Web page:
Shire Sued By Consumers For "Pay For Delay"

Adderall manufacturer, Shire Pharmaceuticals, cannot seem to stay out of trouble with the U.S. Dept. of Justice and consumers. First, in October 2014, the company settled claims of deceptive marketing and agreed to pay more than $56.5 million. Now, they have been sued because of a “Pay for Delay” scheme with a generic drug manufacturer resulting in higher prices to consumers in violation of antitrust laws.

Here is how the scheme works. Under Federal law, when manufacturers of a brand name drug like Adderall (used for attention deficit disorder or “ADD”) come into the market they apply for and receive a patent which makes them the exclusive manufacturer and distributor of that drug for a fixed period of time. As the end of the patent period nears, or if there was a dubious extension of the patent, generic drug manufacturers file with the FDA forms known as “abbreviated new drug applications” which puts everyone on notice of their intention to enter the market as a generic manufacturer of that particular drug.

Lately, it has become common practice for the brand drug manufacturer to then sue the generic manufacturer for alleged patent infringement. In reality, all the lawsuit does is delay the generic drug manufacturer from entering the market and allows the brand manufacturer - in this case, Shire – to continue to sell billions of dollars of the branded drug at the expense of the consumer. Then, after a period of time, the brand and generic manufacturer settle the patent infringement case with the brand manufacturer paying off the generic manufacturer - effectively paying for their delay to enter the market.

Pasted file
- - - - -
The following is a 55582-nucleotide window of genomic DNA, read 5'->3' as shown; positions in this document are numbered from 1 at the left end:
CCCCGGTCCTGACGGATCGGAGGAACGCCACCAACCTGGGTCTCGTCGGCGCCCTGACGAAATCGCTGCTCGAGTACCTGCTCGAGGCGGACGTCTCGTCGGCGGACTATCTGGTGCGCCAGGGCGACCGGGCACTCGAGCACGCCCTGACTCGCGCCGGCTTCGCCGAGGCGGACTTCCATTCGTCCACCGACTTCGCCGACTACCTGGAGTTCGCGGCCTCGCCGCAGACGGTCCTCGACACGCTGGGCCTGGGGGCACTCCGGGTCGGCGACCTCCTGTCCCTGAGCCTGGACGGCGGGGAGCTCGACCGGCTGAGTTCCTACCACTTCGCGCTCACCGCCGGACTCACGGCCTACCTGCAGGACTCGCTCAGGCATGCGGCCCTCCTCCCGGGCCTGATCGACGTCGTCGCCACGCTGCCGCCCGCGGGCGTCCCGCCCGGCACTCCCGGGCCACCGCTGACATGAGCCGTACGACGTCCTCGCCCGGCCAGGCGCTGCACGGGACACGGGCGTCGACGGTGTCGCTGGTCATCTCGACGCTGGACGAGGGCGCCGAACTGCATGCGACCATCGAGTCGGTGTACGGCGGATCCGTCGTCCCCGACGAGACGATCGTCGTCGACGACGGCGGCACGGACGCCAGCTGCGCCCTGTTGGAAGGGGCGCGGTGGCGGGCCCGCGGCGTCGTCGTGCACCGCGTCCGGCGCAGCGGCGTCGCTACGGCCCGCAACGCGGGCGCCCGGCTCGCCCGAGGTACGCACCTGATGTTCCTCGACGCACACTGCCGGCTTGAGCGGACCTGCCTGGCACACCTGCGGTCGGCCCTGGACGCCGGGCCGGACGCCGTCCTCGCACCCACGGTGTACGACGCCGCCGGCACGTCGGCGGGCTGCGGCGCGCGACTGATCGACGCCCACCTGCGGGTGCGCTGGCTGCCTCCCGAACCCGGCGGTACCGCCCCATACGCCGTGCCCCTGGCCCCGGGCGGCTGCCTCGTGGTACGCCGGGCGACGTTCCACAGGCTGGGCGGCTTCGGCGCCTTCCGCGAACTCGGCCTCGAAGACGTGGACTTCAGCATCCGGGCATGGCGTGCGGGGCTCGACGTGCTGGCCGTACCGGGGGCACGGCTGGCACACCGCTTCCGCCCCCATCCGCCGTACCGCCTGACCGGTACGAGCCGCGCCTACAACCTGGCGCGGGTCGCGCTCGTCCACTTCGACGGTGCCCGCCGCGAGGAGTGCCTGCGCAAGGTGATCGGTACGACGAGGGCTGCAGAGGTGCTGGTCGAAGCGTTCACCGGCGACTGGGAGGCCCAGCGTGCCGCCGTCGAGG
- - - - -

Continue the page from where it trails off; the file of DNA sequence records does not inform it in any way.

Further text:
Why should a consumer of Adderall care?

A consumer should care because as long as there is a delay in the entry of a generic to the market place, the consumer is paying either a dramatically inflated price for the drug or, if insured, they are paying a higher co-pay than he should.

If you or a loved one was prescribed Adderall XR between April, 2009 and June, 2012 you may have paid an inflated price or co-pay for the drug as a result of this ‘’pay for delay” scheme. If you have questions about your legal rights, please call the dangerous drug lawyers at Golomb Legal, P.C.

(215) 985-9177.